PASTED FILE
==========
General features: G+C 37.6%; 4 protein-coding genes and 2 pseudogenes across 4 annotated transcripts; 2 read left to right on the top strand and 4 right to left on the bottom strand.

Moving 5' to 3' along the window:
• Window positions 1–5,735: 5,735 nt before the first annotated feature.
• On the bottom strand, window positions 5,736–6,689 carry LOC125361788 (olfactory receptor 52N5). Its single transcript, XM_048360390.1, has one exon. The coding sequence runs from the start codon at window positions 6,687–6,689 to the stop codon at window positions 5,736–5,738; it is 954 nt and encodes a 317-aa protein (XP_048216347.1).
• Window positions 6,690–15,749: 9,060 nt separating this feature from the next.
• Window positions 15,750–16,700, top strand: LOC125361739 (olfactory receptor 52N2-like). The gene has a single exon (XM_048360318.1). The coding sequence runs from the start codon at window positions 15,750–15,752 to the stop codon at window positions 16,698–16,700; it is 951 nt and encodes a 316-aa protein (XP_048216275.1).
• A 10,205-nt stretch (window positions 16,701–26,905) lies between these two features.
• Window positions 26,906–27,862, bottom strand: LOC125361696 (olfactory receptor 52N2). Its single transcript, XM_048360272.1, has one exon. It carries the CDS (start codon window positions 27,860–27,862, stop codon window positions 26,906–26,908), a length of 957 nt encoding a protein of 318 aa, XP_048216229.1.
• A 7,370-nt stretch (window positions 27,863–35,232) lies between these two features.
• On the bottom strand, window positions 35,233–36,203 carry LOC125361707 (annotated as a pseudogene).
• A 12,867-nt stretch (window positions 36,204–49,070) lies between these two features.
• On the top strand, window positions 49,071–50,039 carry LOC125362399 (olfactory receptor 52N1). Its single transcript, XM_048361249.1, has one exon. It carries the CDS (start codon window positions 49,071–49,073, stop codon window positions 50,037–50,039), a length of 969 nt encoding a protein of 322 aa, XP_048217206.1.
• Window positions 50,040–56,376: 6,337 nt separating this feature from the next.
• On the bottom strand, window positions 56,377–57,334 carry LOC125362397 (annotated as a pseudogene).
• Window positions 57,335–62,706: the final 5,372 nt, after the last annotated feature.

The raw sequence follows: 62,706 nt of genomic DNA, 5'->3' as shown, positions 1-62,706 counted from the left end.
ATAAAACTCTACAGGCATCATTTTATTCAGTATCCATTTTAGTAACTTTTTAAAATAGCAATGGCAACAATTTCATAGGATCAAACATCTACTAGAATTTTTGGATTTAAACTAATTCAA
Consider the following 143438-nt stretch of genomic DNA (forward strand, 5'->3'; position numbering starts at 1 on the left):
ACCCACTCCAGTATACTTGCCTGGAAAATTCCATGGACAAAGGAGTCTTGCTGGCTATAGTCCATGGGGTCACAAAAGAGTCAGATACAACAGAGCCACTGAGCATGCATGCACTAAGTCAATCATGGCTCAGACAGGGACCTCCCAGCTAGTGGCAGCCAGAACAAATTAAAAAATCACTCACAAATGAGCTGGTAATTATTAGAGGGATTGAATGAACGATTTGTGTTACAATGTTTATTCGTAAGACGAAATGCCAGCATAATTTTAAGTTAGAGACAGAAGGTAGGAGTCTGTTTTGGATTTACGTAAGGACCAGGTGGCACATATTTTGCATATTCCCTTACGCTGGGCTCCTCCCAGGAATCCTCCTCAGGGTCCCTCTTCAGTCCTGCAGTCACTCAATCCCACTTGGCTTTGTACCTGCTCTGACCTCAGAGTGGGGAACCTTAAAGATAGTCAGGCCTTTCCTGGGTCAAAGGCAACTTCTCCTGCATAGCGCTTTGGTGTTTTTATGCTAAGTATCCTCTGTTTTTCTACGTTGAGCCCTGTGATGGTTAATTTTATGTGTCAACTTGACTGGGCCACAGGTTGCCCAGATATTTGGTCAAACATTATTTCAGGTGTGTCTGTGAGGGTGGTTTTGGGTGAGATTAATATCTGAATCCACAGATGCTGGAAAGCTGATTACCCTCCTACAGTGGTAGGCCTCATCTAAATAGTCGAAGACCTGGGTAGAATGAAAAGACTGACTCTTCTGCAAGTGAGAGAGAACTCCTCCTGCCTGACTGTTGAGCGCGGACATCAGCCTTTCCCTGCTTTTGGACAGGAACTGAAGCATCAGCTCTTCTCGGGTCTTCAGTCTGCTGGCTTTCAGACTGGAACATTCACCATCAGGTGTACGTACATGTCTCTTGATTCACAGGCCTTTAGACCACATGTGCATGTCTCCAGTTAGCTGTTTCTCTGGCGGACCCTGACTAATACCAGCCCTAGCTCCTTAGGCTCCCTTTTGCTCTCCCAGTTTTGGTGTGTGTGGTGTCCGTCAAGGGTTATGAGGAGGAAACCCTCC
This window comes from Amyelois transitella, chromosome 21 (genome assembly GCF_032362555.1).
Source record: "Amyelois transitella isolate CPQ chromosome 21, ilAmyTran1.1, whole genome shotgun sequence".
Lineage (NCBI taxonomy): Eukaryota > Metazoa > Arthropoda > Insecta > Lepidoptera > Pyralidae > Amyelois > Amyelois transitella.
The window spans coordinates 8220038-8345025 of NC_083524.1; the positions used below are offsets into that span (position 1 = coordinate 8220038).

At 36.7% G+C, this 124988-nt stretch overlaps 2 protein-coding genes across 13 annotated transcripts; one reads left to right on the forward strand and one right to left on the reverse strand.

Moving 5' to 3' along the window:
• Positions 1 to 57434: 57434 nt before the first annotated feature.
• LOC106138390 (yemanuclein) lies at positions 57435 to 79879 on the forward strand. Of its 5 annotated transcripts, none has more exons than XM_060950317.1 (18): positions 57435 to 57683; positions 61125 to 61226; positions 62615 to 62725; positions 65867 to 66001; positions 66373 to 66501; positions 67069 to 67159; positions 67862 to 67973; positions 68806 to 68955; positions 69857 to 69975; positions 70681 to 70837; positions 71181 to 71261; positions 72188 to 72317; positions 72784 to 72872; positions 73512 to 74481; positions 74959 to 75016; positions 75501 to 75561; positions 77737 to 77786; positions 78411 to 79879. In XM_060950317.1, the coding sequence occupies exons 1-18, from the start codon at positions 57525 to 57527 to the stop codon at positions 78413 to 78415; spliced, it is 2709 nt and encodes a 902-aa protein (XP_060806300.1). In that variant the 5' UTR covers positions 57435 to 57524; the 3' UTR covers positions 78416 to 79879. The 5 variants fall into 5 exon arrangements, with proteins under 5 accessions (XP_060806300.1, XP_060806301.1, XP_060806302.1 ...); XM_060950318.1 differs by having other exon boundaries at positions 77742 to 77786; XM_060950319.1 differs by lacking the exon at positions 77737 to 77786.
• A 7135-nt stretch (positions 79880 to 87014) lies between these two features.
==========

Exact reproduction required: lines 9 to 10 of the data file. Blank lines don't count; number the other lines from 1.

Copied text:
• A 7,370-nt stretch (window positions 27,863–35,232) lies between these two features.
• On the bottom strand, window positions 35,233–36,203 carry LOC125361707 (annotated as a pseudogene).